Ni-Vanuatu

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Ni-Vanuatu
Vanuatu blonde.jpg
Total population
c. 300,000
Regions with significant populations
 Vanuatu     c. 270,000
 New Zealand(unknown)
 Australia(unknown)
 New Caledonia(unknown)
Languages
English, Bislama, French,
over 100 Oceanic languages
Religion
Christian (Presbyterian, Anglican, Roman Catholic), Animism
Related ethnic groups
other Melanesian peoples

Ni-Vanuatu is a large group of closely related Melanesian ethnic groups native to the island country of Vanuatu. As such, Ni-Vanuatu are a mixed ethnolinguistic group with a shared ethnogenesis that speak a multitude of languages.[1][2][3][4] It is more frequently used than the demonym Vanuatuan, which is regarded as incorrect by some authors and style guides.[5][6][7]

This recent coinage builds on the particle ni, which in some indigenous languages encodes the genitive, similar to the English 'of'. Thus Ni-Vanuatu literally means 'of Vanuatu'.

The term is mostly used in English and French, and is hardly used in Bislama, the country’s lingua franca,[8] let alone in the indigenous languages of the archipelago.

Ni-Van is sometimes used as an abbreviation of Ni-Vanuatu. This term was pejorative in its original usage in the 1980s by Anglophone European expatriates, similar to its French equivalent les nis, but according to New Zealand linguist Terry Crowley by the 2000s the term Ni-Van saw increasing usage among Ni-Vanuatu.[9]

See also[edit]

References[edit]

  1. ^ "RAMSI Mourns Death of Senior ni-Vanuatu Police Officer". Solomon Times. 28 April 2009. Retrieved August 30, 2011.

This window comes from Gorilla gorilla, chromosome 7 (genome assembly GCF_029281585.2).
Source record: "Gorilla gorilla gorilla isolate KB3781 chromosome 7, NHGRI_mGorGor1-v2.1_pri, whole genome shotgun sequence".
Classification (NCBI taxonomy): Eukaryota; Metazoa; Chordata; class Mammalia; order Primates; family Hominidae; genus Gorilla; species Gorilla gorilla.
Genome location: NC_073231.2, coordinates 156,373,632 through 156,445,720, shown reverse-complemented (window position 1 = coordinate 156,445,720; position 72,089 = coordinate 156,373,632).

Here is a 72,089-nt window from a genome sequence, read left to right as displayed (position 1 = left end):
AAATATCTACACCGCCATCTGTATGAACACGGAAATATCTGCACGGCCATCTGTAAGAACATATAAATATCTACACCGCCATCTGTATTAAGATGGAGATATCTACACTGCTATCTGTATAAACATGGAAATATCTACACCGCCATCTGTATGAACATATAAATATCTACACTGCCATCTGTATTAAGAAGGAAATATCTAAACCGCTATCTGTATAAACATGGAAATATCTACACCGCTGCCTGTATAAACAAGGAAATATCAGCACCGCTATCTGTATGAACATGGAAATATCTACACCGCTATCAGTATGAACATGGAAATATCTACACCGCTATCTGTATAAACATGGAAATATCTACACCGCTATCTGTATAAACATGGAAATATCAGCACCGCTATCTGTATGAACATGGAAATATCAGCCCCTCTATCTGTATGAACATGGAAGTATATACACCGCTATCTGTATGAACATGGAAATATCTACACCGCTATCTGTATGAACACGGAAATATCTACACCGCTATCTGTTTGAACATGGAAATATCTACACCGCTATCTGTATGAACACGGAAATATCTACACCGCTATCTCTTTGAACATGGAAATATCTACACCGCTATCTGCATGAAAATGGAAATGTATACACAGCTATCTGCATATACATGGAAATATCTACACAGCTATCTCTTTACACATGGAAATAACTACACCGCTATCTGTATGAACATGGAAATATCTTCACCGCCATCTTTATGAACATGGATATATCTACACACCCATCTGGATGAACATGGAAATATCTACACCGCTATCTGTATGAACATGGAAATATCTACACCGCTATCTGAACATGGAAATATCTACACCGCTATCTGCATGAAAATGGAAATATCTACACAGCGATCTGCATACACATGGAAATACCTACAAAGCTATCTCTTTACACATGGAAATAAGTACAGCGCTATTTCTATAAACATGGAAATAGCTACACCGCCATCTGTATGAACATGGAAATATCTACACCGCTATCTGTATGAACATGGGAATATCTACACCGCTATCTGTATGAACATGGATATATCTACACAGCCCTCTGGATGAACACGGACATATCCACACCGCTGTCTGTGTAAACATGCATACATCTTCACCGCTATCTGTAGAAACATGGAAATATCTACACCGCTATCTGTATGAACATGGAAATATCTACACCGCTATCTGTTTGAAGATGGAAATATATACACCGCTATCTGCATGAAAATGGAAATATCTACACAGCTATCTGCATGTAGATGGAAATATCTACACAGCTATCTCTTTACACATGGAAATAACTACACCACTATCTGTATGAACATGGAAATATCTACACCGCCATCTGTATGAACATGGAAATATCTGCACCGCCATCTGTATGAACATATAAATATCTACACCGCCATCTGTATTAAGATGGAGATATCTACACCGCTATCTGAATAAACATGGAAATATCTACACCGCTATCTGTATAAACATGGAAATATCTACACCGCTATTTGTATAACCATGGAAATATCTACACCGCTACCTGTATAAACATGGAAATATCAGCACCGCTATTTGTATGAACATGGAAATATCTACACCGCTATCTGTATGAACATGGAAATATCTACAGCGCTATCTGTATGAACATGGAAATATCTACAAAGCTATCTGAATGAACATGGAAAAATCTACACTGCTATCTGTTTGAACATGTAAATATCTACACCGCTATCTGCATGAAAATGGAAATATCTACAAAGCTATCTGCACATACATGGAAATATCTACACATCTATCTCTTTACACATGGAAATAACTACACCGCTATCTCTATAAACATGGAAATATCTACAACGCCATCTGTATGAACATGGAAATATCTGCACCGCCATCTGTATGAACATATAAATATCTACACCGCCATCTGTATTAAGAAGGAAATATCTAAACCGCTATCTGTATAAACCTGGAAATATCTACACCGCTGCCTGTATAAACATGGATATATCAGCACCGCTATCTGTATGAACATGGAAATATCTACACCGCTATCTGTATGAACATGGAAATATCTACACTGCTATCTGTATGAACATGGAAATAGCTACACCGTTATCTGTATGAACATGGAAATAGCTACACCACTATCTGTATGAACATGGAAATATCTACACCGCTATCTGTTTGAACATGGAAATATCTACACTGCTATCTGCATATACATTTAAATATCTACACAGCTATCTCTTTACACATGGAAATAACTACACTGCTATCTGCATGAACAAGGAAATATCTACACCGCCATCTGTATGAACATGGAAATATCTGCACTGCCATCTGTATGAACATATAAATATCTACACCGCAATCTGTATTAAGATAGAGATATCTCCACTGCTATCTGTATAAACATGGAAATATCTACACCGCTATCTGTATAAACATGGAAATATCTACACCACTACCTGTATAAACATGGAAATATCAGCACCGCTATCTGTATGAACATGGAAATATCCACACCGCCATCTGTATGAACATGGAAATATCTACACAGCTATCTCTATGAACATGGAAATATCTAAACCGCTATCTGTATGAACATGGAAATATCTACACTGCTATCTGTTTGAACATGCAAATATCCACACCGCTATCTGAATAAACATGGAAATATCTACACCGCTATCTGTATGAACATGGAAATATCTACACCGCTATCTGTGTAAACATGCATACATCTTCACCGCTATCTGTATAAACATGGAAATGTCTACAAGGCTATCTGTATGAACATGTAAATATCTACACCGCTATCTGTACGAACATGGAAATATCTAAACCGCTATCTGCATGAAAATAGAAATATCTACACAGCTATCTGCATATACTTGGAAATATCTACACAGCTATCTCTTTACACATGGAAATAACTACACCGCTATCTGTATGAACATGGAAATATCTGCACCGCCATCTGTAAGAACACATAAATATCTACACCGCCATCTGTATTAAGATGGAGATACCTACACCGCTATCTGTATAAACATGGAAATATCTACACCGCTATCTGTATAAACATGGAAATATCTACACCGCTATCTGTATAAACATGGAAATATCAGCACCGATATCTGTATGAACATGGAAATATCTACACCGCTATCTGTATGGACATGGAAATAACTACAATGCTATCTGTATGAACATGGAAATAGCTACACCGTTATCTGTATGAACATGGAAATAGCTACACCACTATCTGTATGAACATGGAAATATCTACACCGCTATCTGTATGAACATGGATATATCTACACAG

2. ^ "Ni-Vanuatu arrested NZ", Radio Vanuatu, March 10, 2009
  3. ^ "Des Ni-Vanuatu en final des Masters", Agence universitaire francophone, July 31, 2008
  4. ^ "Ni-Vanuatu workers employed under RSE scheme set to increase". Radio New Zealand International. February 18, 2008. Retrieved October 30, 2011.
  5. ^ Rowlings, Gregory (2016). "Asymmetrical ambiguities: the 'White Australia policy', travel, migration and citizenship in Vanuatu, 1945–1953". In Leckie, Jacqueline; McCarthy, Angela; Wanhalla, Angela (eds.). Migrant Cross-Cultural Encounters in Asia and the Pacific. London: Taylor and Francis. ISBN 9781317096672.
  6. ^ Fenelon, Judy (2002). AusAID style guide (PDF). Australian Agency for International Development. p. 79. OCLC 225052411. Archived from the original (PDF) on 17 April 2012. Retrieved 14 November 2018.
  7. ^ "V". Guardian and Observer style guide. Guardian Media Group. 5 November 2015. Retrieved 14 November 2018.
  8. ^ Bislama more commonly uses phrases such as man Vanuatu ("V. person" or "V. people") or blong Vanuatu ("from V.").
  9. ^ Crowley, Terry (2003). "Ni-Van". A New Bislama Dictionary. Fiji: University of the South Pacific. ISBN 9789820203624.